Postcards from my past / 5 Colditz

As a young teenager, I was an avid watcher of the 1970s TV series Colditz (I can still hear that theme tune….), and I always wanted to go and see the place for myself. A trip to Eastern Germany in 1993 saw me hatching plans….

Colditz castle seen across the river Mulde, 1993

The castle had been an asylum for many years since the war, and was falling into disrepair. We were able to visit, but much of the place including one of the tunnels I was keen to see was out of bounds. It still looked rather a forbidding place:

Castle outer courtyard

Entrance to chapel

We did visit again when we were on a classic car tour in 2001, and were now able to get to a few more places, but not including the attic. Now all the asylum inmates were gone, but the place was full of insulating material…. I have since found out that the castle underwent renovation during 2006 and 2007, has been spruced up no end and you can now join guided tours of some of the tunnels! Ah well….

It seems there is a lot more to be seen now, and there is information on the Internet



  1. Oh Colditz – a little town near of us 🙂

  2. I also visited there, Sue. It was much earlier though, in the DDR days. They didn’t admit visitors, as it was still being used as a ‘hospital’. You photos are a lot better than my old prints, I’m sure.
    Best wishes, Pete.

  3. You’ve given us a kind of triple past here – the past of the TV series; the past of your first visit and the past of your second visit. A theme’s emerging in these postcards – always somewhere you can’t go! The second photo is the epitome of bleakness and the third one is a rather splendid door.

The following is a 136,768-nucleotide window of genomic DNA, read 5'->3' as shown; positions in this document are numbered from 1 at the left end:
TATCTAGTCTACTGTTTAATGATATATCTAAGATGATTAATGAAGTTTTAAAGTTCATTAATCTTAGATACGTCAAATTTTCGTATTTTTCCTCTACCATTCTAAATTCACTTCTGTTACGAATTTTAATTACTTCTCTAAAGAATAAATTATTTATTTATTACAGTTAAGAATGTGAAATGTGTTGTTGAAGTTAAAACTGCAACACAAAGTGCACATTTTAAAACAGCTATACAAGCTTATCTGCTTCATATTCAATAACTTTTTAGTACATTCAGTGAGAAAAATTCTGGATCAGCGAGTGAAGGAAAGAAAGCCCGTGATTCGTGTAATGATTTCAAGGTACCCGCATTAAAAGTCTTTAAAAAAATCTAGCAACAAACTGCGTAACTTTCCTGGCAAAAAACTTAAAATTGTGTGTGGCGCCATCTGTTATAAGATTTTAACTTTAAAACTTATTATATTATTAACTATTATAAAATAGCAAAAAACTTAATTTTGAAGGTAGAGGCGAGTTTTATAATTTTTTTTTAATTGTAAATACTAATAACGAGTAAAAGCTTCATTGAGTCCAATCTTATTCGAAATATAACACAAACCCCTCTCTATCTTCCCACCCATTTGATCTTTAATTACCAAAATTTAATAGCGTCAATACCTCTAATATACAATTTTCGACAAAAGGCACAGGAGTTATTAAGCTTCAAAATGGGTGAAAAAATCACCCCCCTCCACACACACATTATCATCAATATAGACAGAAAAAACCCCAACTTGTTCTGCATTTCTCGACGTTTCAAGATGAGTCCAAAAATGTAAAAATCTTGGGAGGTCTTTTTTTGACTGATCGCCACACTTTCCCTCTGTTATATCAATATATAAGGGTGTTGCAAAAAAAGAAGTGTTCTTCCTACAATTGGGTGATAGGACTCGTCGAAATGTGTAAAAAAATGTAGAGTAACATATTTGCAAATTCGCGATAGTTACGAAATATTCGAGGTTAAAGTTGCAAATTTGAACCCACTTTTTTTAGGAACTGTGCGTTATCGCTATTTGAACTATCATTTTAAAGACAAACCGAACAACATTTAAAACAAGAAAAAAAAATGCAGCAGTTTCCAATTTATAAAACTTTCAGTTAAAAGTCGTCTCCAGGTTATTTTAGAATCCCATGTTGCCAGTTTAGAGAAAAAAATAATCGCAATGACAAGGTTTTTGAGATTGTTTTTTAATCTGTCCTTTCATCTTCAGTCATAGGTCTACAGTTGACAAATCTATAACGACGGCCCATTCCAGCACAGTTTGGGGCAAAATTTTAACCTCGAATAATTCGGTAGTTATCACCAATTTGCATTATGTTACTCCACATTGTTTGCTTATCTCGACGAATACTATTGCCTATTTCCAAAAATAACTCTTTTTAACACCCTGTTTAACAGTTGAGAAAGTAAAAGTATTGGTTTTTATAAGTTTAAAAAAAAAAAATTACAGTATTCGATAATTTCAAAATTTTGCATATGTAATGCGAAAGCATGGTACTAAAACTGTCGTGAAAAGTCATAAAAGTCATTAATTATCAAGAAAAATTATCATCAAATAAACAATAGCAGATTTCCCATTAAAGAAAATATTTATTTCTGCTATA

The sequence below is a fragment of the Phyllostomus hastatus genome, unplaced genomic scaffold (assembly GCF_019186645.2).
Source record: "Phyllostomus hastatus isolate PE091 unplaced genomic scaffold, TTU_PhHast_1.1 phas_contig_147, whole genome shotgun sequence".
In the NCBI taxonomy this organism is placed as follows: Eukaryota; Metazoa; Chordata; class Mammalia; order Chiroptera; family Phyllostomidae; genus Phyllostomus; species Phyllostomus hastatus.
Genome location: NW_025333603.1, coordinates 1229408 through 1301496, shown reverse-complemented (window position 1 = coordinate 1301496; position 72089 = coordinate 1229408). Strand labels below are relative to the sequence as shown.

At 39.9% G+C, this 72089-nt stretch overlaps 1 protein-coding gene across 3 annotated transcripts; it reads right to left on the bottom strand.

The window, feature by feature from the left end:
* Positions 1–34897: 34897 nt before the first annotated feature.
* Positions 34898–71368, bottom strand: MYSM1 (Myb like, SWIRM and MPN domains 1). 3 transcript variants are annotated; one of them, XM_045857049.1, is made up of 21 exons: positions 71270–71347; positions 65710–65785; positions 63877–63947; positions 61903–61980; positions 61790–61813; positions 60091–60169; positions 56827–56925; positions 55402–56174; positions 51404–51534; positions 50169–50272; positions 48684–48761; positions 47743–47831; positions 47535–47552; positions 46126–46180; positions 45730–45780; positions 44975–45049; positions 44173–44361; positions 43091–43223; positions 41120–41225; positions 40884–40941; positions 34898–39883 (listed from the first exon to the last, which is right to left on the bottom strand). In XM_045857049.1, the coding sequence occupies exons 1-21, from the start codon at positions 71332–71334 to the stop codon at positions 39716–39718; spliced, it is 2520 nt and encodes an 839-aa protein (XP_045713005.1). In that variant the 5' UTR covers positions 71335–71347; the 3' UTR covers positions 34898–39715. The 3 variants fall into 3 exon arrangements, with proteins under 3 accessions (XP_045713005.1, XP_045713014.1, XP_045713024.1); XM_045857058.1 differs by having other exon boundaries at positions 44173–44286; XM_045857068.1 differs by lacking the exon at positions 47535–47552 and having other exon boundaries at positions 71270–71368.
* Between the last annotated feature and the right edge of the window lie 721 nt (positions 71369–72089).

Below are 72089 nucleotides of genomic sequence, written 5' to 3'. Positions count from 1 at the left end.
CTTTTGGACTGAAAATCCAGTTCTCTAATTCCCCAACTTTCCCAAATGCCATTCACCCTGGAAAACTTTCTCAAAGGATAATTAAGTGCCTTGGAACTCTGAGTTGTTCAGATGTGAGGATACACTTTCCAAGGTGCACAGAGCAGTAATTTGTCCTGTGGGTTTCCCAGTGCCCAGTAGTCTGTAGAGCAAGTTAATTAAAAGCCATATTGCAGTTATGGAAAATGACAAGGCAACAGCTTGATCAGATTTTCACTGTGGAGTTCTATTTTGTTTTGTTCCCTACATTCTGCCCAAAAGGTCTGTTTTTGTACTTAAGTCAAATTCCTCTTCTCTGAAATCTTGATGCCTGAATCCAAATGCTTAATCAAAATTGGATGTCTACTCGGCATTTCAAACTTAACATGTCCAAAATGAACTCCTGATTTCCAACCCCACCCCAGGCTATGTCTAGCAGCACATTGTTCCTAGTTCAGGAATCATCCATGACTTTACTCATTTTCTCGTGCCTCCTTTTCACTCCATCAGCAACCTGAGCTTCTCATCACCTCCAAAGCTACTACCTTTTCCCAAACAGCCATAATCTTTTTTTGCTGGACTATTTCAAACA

• Sue

      I like your observations, Meg….and of course there is always somewhere you can’t go…. A recurring theme! And, yes, that second image is bleakness and despair….

  4. Nice shots of it. I too watched the original series and was gripped by it. 🙂

  5. This fascinated me. When I was a student nurse, I spent 12 weeks working in a California State psych hospital that housed 5000 patients. It was a bizarre asylum-like experience This was in the early 60’s. Now mental health care as been decentralized. As I see it, one of the results of that is so many homeless who are unable to function in society. Many of those 5000 needed that structure to exist in and were given opportunities to do simple work. On the other hand, those who were really psychotic were treated with some weird modalities such as shock therapy.

  6. Your second shot looked like a still from that old TV series (which I watched avidly as a teenager!)

  7. You have a very motley past, Sue. In a good way 🙂 🙂 That first image looks so grand and proud but the next one gives me the shivers.

  8. a wonderful, enchanted place, Sue.

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